9 Jul 2024

Government eases 'too stringent' Clean Car Standard rules

2:02 pm on 9 July 2024
Power supply for electric car charging.  Electric car charging station. Close up of the power supply plugged into an electric car being charged.

The Clean Car Standard limits the average carbon dioxide emissions from the tailpipes of new cars brought into the country. (file image) Photo: 123RF

The government has watered down standards aimed at improving the fuel efficiency of New Zealand's new cars, saying the current schedule is too strict for car importers.

Transport Minister Simeon Brown said the new standards would be the same as Australia's, because the two countries were effectively one car market.

Australia's standards were also watered down from what was originally proposed, after lobbying from the petrol and diesel car industry that the changes went too far.

National Party MP Simeon Brown

Transport Minister Simeon Brown. Photo: RNZ / Angus Dreaver

The Clean Car Standard limits the average carbon dioxide emissions from the tailpipes of new cars brought into the country. It was introduced to lower emissions and avoid New Zealand being a dumping ground for less efficient vehicles which could not be sold in territories with stricter rules.

However, the minister said the standards for 2025-2029 would be increasingly difficult for importers to meet and would cost car buyers thousands per vehicle in upfront costs.

Clean car advocates saw the changes coming when the government moved to pass the Land Transport (Clean Vehicle Standard) Bill through Parliament under urgency, repealing Clean Car targets and allowing the minister of transport to set new ones.

Drive Electric, a clean car lobby group, said weakening standards would only lead to people being locked into higher petrol and diesel bills for decades to come.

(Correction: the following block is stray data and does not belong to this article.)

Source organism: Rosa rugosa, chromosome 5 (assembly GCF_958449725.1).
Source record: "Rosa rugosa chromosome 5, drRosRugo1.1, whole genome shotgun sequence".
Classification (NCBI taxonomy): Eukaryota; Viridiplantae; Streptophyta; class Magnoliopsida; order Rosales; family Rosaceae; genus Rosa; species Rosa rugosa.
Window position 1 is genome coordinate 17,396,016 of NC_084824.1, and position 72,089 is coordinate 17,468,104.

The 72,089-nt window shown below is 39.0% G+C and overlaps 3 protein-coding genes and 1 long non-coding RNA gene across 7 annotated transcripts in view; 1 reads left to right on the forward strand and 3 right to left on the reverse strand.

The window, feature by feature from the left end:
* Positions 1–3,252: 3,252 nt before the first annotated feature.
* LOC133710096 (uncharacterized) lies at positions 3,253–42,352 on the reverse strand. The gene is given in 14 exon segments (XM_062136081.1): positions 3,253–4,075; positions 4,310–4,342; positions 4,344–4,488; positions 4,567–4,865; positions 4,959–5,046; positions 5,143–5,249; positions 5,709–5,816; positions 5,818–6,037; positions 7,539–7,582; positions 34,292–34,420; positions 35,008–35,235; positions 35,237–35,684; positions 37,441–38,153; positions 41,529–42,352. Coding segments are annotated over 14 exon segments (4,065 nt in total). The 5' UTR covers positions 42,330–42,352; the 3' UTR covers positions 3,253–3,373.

It said "only a handful of players" had been talked to before making the move - and if New Zealand was aligning its standards with Australia's, it should also copy Australia's 'comprehensive' incentives to buy EVs.

Average tailpipe carbon pollution from new cars entering New Zealand has risen since the government scrapped subsidies for buying EVs, and lobbyists say the Clean Car Standard is the one remaining tool for shifting towards a cleaner fleet.

"The fleet is already getting dirtier and now we're weakening emissions standards," a statement from Drive Electric said.

Brown said the government supported the Clean Car Importer Standard and the changes followed a "comprehensive review".

Advice provided to him by the Ministry of Transport found that under current targets, penalties for importers were forecast to amount to about $800.6 million of cost to consumers purchasing a new car in 2027 or about $5549 per vehicle, he said.

"The review found that the Standard's current targets are too stringent and are increasingly difficult for importers to meet, as they are out of step with manufacturing standards from leading vehicle manufacturers. In fact, the review found that the commercial targets for 2026 and 2027 are more stringent than every other country in the world," said the minister's statement.

Following the current path would add costs to consumers without cutting emissions, he said.

"These changes will ensure the Standard emissions targets are stringent enough for New Zealand to receive a supply of clean vehicles, but not too stringent that importers cannot meet the targets, leading to higher vehicle prices," Brown said.

RNZ has asked the minister's office for a copy of the Ministry of Transport's advice.

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